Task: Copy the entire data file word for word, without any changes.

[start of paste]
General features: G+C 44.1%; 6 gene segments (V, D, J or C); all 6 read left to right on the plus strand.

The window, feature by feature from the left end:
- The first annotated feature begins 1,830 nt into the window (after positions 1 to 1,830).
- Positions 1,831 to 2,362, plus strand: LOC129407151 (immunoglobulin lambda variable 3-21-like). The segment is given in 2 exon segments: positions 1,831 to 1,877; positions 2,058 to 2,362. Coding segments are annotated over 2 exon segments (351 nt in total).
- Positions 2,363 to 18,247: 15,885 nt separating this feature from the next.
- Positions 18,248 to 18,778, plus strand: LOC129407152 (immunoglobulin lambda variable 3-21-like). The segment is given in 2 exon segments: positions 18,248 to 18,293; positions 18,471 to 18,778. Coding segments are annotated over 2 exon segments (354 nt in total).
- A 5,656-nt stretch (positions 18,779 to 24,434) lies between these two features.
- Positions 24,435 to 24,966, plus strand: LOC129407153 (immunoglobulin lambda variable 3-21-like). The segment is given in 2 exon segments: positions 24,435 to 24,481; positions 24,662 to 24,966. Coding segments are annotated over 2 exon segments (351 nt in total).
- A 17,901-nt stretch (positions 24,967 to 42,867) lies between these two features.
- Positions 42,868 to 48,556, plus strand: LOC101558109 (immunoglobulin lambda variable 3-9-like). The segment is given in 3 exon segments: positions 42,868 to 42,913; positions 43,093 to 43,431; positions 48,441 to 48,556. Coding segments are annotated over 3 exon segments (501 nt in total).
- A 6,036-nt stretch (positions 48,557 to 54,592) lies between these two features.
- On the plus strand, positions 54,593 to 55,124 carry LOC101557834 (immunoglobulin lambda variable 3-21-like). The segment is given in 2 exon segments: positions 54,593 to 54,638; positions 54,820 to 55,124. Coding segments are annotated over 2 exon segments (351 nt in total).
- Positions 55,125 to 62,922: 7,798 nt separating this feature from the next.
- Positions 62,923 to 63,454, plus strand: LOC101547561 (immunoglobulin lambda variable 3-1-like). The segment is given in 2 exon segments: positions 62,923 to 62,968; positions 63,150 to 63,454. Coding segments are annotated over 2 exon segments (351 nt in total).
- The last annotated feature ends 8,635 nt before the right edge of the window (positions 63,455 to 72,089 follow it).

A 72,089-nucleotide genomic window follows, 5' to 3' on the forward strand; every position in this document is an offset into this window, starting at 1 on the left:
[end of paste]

General features: G+C 44.1%; 6 gene segments (V, D, J or C); all 6 read left to right on the plus strand.

The window, feature by feature from the left end:
- The first annotated feature begins 1,830 nt into the window (after positions 1 to 1,830).
- Positions 1,831 to 2,362, plus strand: LOC129407151 (immunoglobulin lambda variable 3-21-like). The segment is given in 2 exon segments: positions 1,831 to 1,877; positions 2,058 to 2,362. Coding segments are annotated over 2 exon segments (351 nt in total).
- Positions 2,363 to 18,247: 15,885 nt separating this feature from the next.
- Positions 18,248 to 18,778, plus strand: LOC129407152 (immunoglobulin lambda variable 3-21-like). The segment is given in 2 exon segments: positions 18,248 to 18,293; positions 18,471 to 18,778. Coding segments are annotated over 2 exon segments (354 nt in total).
- A 5,656-nt stretch (positions 18,779 to 24,434) lies between these two features.
- Positions 24,435 to 24,966, plus strand: LOC129407153 (immunoglobulin lambda variable 3-21-like). The segment is given in 2 exon segments: positions 24,435 to 24,481; positions 24,662 to 24,966. Coding segments are annotated over 2 exon segments (351 nt in total).
- A 17,901-nt stretch (positions 24,967 to 42,867) lies between these two features.
- Positions 42,868 to 48,556, plus strand: LOC101558109 (immunoglobulin lambda variable 3-9-like). The segment is given in 3 exon segments: positions 42,868 to 42,913; positions 43,093 to 43,431; positions 48,441 to 48,556. Coding segments are annotated over 3 exon segments (501 nt in total).
- A 6,036-nt stretch (positions 48,557 to 54,592) lies between these two features.
- On the plus strand, positions 54,593 to 55,124 carry LOC101557834 (immunoglobulin lambda variable 3-21-like). The segment is given in 2 exon segments: positions 54,593 to 54,638; positions 54,820 to 55,124. Coding segments are annotated over 2 exon segments (351 nt in total).
- Positions 55,125 to 62,922: 7,798 nt separating this feature from the next.
- Positions 62,923 to 63,454, plus strand: LOC101547561 (immunoglobulin lambda variable 3-1-like). The segment is given in 2 exon segments: positions 62,923 to 62,968; positions 63,150 to 63,454. Coding segments are annotated over 2 exon segments (351 nt in total).
- The last annotated feature ends 8,635 nt before the right edge of the window (positions 63,455 to 72,089 follow it).

A 72,089-nucleotide genomic window follows, 5' to 3' on the forward strand; every position in this document is an offset into this window, starting at 1 on the left: